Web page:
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You could go back and make them do what you asked for, did you pay for the 90° stems? I did on my Suzuki Bandit and like you, got home and noticed they installed shorty rubber stems. They did not want to do it (obviously) and promised me they would do it free next go around. Next go around never came, I sold the bike and bought a Connie 1400, same thing happened again, same dealer. This time I made them write it on the receipt that it's free next time and give me the 90° stems I paid for, they did. I tossed them in my pile of bike stuff and forgot about it again. Seems like an evil up charging trick to me, or dealership stupidity.

We can take this in an entirely different direction. SOOO, what kind of tire did you get? :)
 

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My next go around and it's time now, I'm going to speak with the Service Manager and ask to have my tires installed for FREE if they screw up again, I will be pissed for 6k-7k miles otherwise, I check air pressure almost every time I ride, certainly every week. Thats many uncomfortable contortionist psi check reminders in 6k-7k miles.
 

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If you get no positive response, you may be able to swap them out yourself without removing from the bike if you have a good capacity compressor and some C-clamps?
 

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Me too….. I have a carpet remnant just for my knees. I also put a grease pencil mark on the tire to know when the valve stem is in the sweet spot for filling.
Love all the good info. here. Going out now to mark the sweet spot. (y)
Just a short sunrise ride tomorrow, hope to see a nice sunrise on the Northend of Tampa Bay.
 

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How the hell do you do anything with these valve stems?! I asked for 90degree stems, but they didn't do it, these are even longer than the originals! I can't get my tire gauge in there!
View attachment 99337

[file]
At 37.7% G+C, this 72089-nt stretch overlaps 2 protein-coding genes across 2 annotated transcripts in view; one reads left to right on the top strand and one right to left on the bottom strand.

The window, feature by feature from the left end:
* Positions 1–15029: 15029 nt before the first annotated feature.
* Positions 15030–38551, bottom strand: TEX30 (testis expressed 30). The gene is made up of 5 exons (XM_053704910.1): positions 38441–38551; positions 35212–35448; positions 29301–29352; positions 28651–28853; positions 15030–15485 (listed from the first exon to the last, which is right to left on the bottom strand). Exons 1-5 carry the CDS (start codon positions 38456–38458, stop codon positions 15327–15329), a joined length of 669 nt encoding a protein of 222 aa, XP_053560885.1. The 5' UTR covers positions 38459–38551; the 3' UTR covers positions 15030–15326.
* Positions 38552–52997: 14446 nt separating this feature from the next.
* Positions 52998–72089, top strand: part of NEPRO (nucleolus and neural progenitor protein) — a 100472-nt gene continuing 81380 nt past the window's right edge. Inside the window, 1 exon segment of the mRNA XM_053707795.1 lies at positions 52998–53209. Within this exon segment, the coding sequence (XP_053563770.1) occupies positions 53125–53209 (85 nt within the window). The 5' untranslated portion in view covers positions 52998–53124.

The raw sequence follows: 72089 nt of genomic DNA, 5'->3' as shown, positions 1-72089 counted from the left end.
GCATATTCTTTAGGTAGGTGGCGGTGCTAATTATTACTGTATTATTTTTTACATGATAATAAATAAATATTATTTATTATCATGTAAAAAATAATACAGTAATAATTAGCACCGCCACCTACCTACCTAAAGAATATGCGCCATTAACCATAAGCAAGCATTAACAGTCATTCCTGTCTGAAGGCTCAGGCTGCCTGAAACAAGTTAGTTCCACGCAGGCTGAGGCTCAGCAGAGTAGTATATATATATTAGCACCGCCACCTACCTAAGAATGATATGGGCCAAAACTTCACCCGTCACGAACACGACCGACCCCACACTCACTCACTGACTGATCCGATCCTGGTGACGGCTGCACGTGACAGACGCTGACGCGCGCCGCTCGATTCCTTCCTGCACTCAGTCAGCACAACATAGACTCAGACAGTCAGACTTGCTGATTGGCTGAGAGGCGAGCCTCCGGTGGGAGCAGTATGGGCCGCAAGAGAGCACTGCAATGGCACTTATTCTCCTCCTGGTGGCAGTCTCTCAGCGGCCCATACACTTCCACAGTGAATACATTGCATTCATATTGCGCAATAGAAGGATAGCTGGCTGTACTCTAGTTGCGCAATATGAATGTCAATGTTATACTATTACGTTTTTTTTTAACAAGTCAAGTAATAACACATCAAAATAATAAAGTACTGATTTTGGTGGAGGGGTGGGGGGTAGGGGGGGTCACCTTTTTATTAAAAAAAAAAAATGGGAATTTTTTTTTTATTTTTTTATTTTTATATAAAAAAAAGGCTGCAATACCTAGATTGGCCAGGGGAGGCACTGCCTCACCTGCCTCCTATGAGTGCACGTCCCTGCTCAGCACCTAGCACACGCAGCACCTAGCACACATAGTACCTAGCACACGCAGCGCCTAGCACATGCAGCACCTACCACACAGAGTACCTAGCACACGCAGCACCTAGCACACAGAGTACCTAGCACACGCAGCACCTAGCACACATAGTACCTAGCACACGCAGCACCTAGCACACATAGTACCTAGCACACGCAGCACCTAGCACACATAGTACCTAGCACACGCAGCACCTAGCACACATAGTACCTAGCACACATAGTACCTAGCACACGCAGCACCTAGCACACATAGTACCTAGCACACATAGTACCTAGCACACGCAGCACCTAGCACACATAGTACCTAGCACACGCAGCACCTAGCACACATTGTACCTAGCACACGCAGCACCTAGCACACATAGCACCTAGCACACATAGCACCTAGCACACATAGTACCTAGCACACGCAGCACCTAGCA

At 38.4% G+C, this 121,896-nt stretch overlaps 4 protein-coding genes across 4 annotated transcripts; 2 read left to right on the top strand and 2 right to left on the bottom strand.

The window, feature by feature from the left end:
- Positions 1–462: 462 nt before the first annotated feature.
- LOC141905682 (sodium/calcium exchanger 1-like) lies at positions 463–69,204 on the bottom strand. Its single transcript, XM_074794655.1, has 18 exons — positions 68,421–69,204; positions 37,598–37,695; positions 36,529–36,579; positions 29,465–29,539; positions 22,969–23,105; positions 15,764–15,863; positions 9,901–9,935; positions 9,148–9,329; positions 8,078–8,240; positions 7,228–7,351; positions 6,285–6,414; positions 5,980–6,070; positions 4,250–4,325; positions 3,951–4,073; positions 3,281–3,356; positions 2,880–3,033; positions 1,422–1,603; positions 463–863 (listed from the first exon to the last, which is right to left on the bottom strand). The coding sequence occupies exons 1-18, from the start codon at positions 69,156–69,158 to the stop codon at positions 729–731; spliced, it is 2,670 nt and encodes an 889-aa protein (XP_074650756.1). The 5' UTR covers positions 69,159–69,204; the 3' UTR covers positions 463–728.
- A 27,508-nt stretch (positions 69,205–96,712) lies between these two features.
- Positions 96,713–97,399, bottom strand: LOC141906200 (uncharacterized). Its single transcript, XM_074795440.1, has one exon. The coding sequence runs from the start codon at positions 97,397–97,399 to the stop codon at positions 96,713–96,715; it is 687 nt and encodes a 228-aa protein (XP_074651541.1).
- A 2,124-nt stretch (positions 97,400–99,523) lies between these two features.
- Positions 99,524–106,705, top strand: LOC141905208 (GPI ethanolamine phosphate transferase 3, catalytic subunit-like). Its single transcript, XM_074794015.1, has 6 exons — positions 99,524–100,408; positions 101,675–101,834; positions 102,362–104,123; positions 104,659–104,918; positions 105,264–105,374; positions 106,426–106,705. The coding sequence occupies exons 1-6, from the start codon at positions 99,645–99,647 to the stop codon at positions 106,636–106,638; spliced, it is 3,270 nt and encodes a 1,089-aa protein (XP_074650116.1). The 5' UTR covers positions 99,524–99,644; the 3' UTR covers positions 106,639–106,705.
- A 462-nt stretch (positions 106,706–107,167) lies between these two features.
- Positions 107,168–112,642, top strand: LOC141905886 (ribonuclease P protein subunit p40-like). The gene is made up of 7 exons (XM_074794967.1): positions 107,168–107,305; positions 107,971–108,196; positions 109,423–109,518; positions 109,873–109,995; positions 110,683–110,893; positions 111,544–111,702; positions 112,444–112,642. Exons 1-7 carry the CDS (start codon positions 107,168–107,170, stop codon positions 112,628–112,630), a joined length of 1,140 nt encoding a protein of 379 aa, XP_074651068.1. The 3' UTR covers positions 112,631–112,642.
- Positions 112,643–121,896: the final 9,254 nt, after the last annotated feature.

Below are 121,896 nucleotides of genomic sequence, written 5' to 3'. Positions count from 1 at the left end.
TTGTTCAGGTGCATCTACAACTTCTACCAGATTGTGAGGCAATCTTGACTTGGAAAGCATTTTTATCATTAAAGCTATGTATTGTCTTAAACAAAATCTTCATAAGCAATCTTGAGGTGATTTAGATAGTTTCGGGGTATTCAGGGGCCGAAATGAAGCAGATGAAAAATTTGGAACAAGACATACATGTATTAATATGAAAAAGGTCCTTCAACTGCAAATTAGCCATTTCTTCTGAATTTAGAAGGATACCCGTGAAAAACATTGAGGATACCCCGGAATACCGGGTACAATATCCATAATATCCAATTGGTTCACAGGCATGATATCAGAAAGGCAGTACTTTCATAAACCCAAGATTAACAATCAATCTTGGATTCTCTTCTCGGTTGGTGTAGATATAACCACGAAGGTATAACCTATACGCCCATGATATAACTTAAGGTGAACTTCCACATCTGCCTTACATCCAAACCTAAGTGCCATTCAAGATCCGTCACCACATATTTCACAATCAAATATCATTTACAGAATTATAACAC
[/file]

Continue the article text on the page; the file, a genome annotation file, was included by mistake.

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I'm frustrated as well, my 90° are delivering today after reading your post which reminds me of my frustration. Lots of great suggestions in this thread (I have them all) I won't say what I don't like, but most sits on the shelf unused for one reason or another. I'll tell you what I do like until my 90° arrive.

I use two hands, one squeezed between the disc applying downward pressure on the tire pressure gauge with hose to the valve stem. I use a standard air hose with a swivel and angled chuck on it. Sometimes it helps to carefully route the hose from the opposite side or through the disk to make solid contact and avoid letting more air out than going in.

I really like the tire gauge with the hose as G-Dub mentioned above. Make sure you get one with a hose that swivels if you choose to go this route. I have purchased every type of gauge available; this is my favorite due to maneuverability and the needle function I prefer over the digital, I like stuff that works, not fancy. This I also calibrate at 40PSI because most of my vehicles, bikes fall between 40-50psi. I have it dialed in dead-nuts at 40psi.
My most expensive gauges and digital are always found inaccurate when I test them against a known calibrated crystal standard and nitrogen. I don't calibrate to full range, simply the single point I use most.

I like this gauge, it just works and it's inexpensive, paired with a set of 90° valve stems you should be good to go.
Lots of other options, I feel this works best or me.
www.cyclegear.com

Stockton Tire Air Pressure Gauge With Hose - Cycle Gear
Having the correct tire pressure helps prolong tire life and maximizes performance. Check it with ease with this gauge from Stockton Tool Company.
www.cyclegear.com
www.cyclegear.com
 

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I calibrate mine with a calibrated indicator on a manifold, not full span of the gage, but just at 40psi as a test point. I find that the closest to all my tire needs. I have 5 tire gages and every single one of them reads different. The type you have is my choice as it is adjustable by removing the needle for calibration. You just need a known standard.

That type is also extremely delicate. A drop to the floor or a bump and they easily are inaccurate.
 

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My retirement gig...manage a calibration lab.
You need a standard. This would be an indicator with a Certificate of Calibration stating it's values. This standard is what you would compare your reading with and or adjust the test gage.
 
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